It may not be obvious that investor risk-preferences have shifted toward risk aversion. It's certainly not evident in the enthusiastic talk about a 10% correction being "out of the way," or the confident assertions that a "V-bottom" is behind us. But a century of history demonstrates that market internals speak louder than anything else - even where the Federal Reserve is concerned. Why did stocks lose half their value in 2000-2002 and 2007-2009 despite aggressive and persistent monetary easing? The answer is that monetary easing doesn't reliably support speculation when investors have turned toward risk aversion, as indicated by the state of market internals. 
Why has the market become much more vulnerable to vertical losses since last summer? Because market internals have turned negative, indicating that investors have subtly become more risk averse, removing the primary support that has held back the consequences of obscene overvaluation. If the Fed is going to launch QE4 and QE5 and QE6, or if zero interest rate conditions are going to support speculation as far as the eye can see, those policies will only have their effect on stocks by shifting investors back toward risk-seeking, and the best measure of that shift will be through the observable behavior of market internals.
If the powers that be are this panicked with the market only off 6% from its all-time high, imagine how they'll react when this turns into a route on par with the plunge in the Chinese markets. The average person on the street was worried early last week, but they mindlessly just regurgitated the mantra preached to them by MSM talking heads and Wall Street investment shills about long-term, blah, blah, blah. They acted the same way in 2007 through 2009, as their retirement funds were obliterated. The fact is that stocks are extremely overvalued and are going to fall, whether the moneyed interests like it or not.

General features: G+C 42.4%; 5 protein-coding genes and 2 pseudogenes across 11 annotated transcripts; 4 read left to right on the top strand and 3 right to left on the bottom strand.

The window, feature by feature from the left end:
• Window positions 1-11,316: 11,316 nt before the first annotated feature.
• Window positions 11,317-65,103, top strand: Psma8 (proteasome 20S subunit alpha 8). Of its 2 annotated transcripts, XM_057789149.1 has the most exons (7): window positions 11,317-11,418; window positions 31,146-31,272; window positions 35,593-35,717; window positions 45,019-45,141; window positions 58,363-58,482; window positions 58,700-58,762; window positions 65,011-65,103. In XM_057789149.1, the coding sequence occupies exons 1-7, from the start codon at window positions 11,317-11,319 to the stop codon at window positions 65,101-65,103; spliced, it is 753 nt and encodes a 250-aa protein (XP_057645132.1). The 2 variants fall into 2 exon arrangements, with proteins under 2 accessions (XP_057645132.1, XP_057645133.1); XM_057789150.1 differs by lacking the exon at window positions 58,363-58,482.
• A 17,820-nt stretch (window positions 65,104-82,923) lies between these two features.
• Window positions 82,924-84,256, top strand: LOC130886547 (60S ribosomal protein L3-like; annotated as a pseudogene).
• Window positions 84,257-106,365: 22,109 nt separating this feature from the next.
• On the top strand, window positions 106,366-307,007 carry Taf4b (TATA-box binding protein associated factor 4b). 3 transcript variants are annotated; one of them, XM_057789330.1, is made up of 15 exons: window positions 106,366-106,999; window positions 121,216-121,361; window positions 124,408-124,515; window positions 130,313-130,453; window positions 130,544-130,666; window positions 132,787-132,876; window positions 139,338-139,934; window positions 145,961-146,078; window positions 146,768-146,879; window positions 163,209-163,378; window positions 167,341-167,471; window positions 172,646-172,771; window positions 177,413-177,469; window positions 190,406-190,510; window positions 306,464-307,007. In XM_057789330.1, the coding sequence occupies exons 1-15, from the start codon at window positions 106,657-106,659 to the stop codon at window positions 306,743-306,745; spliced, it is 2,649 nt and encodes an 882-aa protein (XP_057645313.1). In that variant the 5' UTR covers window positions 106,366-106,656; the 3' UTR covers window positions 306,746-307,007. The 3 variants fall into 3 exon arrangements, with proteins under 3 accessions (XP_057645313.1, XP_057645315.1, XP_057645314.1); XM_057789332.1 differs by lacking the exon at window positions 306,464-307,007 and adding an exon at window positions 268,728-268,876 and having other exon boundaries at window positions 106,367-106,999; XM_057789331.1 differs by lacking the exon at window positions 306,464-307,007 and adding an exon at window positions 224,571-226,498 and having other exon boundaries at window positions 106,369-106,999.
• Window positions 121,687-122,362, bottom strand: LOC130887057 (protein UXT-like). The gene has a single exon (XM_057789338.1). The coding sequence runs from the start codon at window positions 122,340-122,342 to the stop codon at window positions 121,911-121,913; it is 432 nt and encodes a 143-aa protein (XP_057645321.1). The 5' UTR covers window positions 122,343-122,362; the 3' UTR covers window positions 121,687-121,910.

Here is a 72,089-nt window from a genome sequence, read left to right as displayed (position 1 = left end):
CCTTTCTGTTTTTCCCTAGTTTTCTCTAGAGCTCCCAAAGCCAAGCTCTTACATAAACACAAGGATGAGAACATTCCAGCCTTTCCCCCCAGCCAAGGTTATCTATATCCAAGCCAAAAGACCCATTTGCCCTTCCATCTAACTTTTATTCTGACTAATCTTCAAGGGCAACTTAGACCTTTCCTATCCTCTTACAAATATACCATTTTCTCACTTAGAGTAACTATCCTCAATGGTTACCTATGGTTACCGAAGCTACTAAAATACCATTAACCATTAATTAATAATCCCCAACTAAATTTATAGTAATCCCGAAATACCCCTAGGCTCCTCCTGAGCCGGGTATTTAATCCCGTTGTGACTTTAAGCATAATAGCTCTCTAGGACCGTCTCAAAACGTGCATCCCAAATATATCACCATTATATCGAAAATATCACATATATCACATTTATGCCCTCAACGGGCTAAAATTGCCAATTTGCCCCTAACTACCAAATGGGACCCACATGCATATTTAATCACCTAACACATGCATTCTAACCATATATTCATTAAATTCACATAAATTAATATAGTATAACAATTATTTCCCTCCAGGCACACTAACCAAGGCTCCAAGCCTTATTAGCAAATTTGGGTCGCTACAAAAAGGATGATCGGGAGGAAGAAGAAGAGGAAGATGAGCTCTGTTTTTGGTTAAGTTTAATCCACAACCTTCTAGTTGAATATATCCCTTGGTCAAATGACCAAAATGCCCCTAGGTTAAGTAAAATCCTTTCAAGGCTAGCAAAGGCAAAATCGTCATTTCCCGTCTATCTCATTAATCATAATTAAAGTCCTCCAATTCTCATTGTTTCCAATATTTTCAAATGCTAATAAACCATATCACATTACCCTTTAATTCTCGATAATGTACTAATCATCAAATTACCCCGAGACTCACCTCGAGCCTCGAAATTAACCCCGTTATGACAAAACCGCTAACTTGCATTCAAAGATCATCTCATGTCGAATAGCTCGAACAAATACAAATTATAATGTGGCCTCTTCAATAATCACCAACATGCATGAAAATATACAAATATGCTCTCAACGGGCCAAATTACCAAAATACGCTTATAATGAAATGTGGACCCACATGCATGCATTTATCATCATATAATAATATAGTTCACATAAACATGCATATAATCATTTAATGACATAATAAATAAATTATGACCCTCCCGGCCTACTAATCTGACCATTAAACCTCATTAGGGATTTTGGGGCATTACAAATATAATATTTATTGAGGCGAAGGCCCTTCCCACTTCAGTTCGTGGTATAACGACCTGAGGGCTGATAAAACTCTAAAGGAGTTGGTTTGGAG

It's important to recognize that the S&P 500 is down only about 6% from its record high, while the most historically reliable valuation measures are double their historical norms; a level that we still associate with expected 10-year S&P 500 nominal total returns of approximately zero. We fully expect a 40-55% market loss over the completion of the present market cycle. Such a loss would only bring valuations to levels that have been historically run-of-the-mill. Investors need not expect, but should absolutely allow for, a market loss of that magnitude. If your investment portfolio is well-aligned with your actual risk tolerance and the horizon over which you expect to spend the funds, do nothing. Otherwise, use this moment as an opportunity to set it right. Whatever you're going to do, do it. You may not get another opportunity, and if you're taking more equity risk than you wish to carry over the completion of this cycle, you still have the opportunity to adjust at stock prices that are close to the highest levels in history.
How many Boomers or Gen Xers are prepared for 0% returns on their 401ks over the next ten years, with a 50% plunge thrown in for good measure? This market pullback is a drop in the proverbial bucket. Everyone should be using this dead cat bounce as an opportunity to get out of the market. But most will not heed Hussman's advice. Their cognitive dissonance is too overwhelming.